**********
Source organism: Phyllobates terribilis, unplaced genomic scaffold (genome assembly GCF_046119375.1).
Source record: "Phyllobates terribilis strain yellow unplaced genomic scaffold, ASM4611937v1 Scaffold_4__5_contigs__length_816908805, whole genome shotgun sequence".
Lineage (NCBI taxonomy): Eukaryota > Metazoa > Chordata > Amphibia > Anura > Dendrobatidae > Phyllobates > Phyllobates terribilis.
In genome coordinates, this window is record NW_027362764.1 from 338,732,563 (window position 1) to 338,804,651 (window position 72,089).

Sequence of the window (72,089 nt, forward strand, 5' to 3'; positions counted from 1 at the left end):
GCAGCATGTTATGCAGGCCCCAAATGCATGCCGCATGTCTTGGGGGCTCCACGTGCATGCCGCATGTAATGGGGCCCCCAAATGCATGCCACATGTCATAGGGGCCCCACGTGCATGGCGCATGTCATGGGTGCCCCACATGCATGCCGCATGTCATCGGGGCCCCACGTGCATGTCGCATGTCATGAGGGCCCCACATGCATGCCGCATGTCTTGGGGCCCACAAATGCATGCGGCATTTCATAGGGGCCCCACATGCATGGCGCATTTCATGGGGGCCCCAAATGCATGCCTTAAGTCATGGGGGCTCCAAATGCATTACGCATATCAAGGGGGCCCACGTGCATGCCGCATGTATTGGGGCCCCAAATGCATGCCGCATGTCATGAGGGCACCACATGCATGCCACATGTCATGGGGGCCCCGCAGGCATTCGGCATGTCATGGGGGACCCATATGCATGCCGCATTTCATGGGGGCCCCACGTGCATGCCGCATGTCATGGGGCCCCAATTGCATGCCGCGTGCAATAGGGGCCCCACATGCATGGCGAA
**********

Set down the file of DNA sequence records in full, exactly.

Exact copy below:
Source organism: Phyllobates terribilis, unplaced genomic scaffold (genome assembly GCF_046119375.1).
Source record: "Phyllobates terribilis strain yellow unplaced genomic scaffold, ASM4611937v1 Scaffold_4__5_contigs__length_816908805, whole genome shotgun sequence".
Lineage (NCBI taxonomy): Eukaryota > Metazoa > Chordata > Amphibia > Anura > Dendrobatidae > Phyllobates > Phyllobates terribilis.
In genome coordinates, this window is record NW_027362764.1 from 338,732,563 (window position 1) to 338,804,651 (window position 72,089).

Sequence of the window (72,089 nt, forward strand, 5' to 3'; positions counted from 1 at the left end):
GCAGCATGTTATGCAGGCCCCAAATGCATGCCGCATGTCTTGGGGGCTCCACGTGCATGCCGCATGTAATGGGGCCCCCAAATGCATGCCACATGTCATAGGGGCCCCACGTGCATGGCGCATGTCATGGGTGCCCCACATGCATGCCGCATGTCATCGGGGCCCCACGTGCATGTCGCATGTCATGAGGGCCCCACATGCATGCCGCATGTCTTGGGGCCCACAAATGCATGCGGCATTTCATAGGGGCCCCACATGCATGGCGCATTTCATGGGGGCCCCAAATGCATGCCTTAAGTCATGGGGGCTCCAAATGCATTACGCATATCAAGGGGGCCCACGTGCATGCCGCATGTATTGGGGCCCCAAATGCATGCCGCATGTCATGAGGGCACCACATGCATGCCACATGTCATGGGGGCCCCGCAGGCATTCGGCATGTCATGGGGGACCCATATGCATGCCGCATTTCATGGGGGCCCCACGTGCATGCCGCATGTCATGGGGCCCCAATTGCATGCCGCGTGCAATAGGGGCCCCACATGCATGGCGAA